The Canadian Inuit advocate explores the challenges facing her region.
Please note. This event will now be online only.
This event will be live streamed on the British Library platform, live or within 48 hours on catch up. Viewing links will be sent out shortly before the event.
A live conversation with Sheila Watt-Cloutier exploring the impact of climate and environmental change on Inuit communities and the Polar regions. She looks at the way the people who live there are part of global activity to combat these challenges.
Sheila will be in conversation with Polly Russell, Head of the Eccles Centre for American Studies at the British Library. She will also respond to questions from Inuk youth, Ashley Cummings, and there will be an audience Q&A.
The event also is part of Living Nature – three days of events exploring the relationship between humans and nature, co hosted with Invisible Dust.
Ticket holders are invited to stay for a Listening Session with Manari Ushigua, a ceremonial leader from the Sapara people from the Ecuadorian Amazon, and special guest listeners 20.30 – 21.30.
Supported by the Canada-UK Foundation and presented by the Eccles Centre for American Studies at the British Library.
Sheila Watt-Cloutier is an Environment, Cultural and Human Rights Advocate and has for decades represented the issues pertaining to the protection of Inuit culture and the Arctic. In 1995 she was elected President of the Inuit Circumpolar Council (ICC). As its spokesperson, she played a critical role in the UN negotiations to ban the use of Persistent Organic Pollutants which had been polluting the Arctic food chain. More recently, Watt-Cloutier has focused upon the impact of climate change on Inuit communities. As Chair of ICC representing the four countries of Canada, Alaska, USA, Greenland and Russia where 165,000 Inuit reside, in 2007 she launched the first legal petition to the Inter American Commission on Human Rights, linking climate change to human rights. She received a 2015 Right Livelihood Award for her work on climate change in the Arctic and has been awarded the Aboriginal Achievement Award, the UN Champion of the Earth Award, and the prestigious Norwegian Sophie Medal. In 2007 Watt-Cloutier was nominated for the Nobel Peace Prize. Her book, The Right to be Cold, about the effects of climate change on Inuit communities, was published in 2015.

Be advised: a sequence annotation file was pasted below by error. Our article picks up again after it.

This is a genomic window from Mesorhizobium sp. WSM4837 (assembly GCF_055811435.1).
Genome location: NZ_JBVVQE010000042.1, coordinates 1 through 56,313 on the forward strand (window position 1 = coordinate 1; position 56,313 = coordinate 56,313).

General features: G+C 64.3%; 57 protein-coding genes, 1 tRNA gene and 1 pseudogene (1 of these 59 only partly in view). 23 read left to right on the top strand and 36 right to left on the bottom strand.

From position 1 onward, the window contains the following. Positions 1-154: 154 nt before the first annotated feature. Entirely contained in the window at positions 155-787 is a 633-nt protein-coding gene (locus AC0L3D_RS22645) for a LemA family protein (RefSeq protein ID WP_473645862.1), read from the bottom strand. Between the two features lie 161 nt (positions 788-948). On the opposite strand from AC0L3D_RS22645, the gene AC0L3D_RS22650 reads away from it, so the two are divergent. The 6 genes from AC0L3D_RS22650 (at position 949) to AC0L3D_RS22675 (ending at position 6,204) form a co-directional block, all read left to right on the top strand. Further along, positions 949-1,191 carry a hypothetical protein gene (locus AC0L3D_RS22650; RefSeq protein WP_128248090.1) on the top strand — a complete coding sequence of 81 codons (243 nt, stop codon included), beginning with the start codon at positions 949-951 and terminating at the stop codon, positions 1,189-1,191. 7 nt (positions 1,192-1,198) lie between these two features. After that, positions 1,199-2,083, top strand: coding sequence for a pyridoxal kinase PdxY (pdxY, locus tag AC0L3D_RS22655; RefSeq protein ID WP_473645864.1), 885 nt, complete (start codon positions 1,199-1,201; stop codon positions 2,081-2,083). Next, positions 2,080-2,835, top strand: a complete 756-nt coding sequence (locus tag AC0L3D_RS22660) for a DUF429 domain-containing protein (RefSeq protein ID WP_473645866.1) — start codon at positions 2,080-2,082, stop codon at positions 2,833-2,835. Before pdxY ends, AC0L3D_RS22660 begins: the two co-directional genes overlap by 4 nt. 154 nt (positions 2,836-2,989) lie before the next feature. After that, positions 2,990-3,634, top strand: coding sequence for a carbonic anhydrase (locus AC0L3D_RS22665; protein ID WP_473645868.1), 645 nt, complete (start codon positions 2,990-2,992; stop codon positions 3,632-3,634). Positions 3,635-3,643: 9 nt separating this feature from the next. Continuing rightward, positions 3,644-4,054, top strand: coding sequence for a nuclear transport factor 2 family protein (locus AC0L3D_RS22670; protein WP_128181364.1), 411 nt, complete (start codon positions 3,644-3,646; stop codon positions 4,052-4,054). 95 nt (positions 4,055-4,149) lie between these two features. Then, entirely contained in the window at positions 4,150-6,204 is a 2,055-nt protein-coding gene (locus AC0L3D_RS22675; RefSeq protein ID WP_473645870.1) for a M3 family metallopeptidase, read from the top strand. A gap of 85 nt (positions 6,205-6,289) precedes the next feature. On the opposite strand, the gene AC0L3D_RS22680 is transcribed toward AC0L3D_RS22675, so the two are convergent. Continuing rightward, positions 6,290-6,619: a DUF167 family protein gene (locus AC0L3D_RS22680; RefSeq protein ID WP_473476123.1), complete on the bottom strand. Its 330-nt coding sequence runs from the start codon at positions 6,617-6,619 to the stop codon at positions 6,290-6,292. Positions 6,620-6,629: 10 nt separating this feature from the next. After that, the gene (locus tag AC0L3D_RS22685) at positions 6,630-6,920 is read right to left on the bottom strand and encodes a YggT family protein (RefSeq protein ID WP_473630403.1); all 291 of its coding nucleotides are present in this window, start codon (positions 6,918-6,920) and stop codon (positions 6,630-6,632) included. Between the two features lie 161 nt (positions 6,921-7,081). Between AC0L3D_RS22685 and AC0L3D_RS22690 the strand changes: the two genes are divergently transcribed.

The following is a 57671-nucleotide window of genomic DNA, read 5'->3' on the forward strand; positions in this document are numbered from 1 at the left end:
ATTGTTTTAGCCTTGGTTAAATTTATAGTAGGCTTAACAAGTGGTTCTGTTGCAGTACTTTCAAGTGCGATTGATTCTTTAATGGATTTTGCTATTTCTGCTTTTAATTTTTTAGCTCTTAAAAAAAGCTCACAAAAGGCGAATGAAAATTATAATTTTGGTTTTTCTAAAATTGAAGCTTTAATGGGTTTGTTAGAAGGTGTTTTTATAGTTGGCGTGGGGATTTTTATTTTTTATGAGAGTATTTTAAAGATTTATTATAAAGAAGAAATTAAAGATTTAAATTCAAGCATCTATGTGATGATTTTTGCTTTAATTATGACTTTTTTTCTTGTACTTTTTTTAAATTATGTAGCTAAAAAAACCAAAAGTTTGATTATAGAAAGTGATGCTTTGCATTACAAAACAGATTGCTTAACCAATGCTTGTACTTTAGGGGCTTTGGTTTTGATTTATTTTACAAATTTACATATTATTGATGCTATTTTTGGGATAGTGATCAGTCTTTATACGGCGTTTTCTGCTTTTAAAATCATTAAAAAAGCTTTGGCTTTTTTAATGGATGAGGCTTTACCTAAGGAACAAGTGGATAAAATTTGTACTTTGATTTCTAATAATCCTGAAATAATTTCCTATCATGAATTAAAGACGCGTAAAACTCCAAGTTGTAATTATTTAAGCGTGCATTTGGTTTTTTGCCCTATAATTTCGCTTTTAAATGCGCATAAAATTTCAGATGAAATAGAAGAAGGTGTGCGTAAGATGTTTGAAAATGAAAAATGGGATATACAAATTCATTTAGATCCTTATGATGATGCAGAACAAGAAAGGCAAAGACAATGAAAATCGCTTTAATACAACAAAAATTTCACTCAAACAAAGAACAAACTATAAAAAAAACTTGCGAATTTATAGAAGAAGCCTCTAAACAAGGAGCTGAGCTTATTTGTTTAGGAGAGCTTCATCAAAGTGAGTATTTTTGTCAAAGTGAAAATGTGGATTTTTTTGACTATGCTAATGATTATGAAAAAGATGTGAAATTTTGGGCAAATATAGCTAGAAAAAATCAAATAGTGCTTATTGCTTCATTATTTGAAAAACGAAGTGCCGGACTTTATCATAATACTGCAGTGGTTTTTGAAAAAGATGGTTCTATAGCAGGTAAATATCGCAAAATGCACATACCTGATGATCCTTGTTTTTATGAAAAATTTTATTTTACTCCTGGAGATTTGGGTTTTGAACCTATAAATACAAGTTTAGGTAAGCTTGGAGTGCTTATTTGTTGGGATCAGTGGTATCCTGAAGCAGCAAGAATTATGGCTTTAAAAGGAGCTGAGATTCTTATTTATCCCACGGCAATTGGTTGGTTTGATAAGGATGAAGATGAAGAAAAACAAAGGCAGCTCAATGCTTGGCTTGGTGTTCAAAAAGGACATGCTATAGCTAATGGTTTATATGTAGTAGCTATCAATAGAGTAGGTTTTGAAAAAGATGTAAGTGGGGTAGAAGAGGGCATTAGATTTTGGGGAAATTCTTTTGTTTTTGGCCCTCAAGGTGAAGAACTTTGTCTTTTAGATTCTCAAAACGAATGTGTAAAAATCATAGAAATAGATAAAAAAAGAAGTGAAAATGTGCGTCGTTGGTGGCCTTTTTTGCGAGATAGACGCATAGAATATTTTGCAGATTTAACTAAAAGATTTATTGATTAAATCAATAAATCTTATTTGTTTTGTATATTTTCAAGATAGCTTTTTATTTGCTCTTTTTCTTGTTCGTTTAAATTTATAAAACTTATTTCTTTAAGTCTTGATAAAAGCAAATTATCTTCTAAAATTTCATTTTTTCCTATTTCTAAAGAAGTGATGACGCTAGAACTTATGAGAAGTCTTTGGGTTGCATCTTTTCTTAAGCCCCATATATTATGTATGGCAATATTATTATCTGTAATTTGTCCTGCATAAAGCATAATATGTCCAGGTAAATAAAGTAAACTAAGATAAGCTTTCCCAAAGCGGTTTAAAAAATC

Polly Russell is Head of the Eccles Centre for American Studies at the British Library. Polly read American & Commonwealth Arts at Exeter University, was awarded a Masters in Journalism at Louisiana State University and holds a PhD in Human Geography from the University of Sheffield. Her research focusses on twentieth century women’s activism and feminism as well as the history and politics of food. Since 2012 Polly has had a column in the Financial Times Saturday magazine, The History Cook and she is the historical presenter on the BBC2 history series Back in Time.
Ashley Cummings (she/her) is a proud Inuk youth from Pangnirtung, Nunavut and is currently living in Whitehorse, Yukon. She is working for the Training Policy Committee and studying Indigenous Governance at Yukon University. She is a graduate fellow with the North American and Arctic Defense and Security Network, and is a leading voice for climate advocacy. As a previous member of the Prime Minister’s Youth Council, Ashley advised the Prime Minister on issues that have included (but are not limited to) rural and northern health/well-being, supporting ethical and Indigenous-led tourism, mental health and other issues affecting youth across Canada. Her colourful background living in Nunavut, Yukon, Nova Scotia, Quebec and New Brunswick has given her a comprehensive perspective on life for Indigenous young people from coast to coast to coast.
We are committed to the safety of our event bookers. Find out more about how we are welcoming you to the Library safely.
The Canada-UK Foundation promotes Canada in the UK through education and shares Canadian values by creating platforms for conversation and the exchange of ideas.
The Eccles Centre supports and promotes creative research and lifelong learning about the Americas through the world-class collections of the British Library.
The British Library is a charity. Your support helps us open up a world of knowledge and inspiration for everyone. Donate today.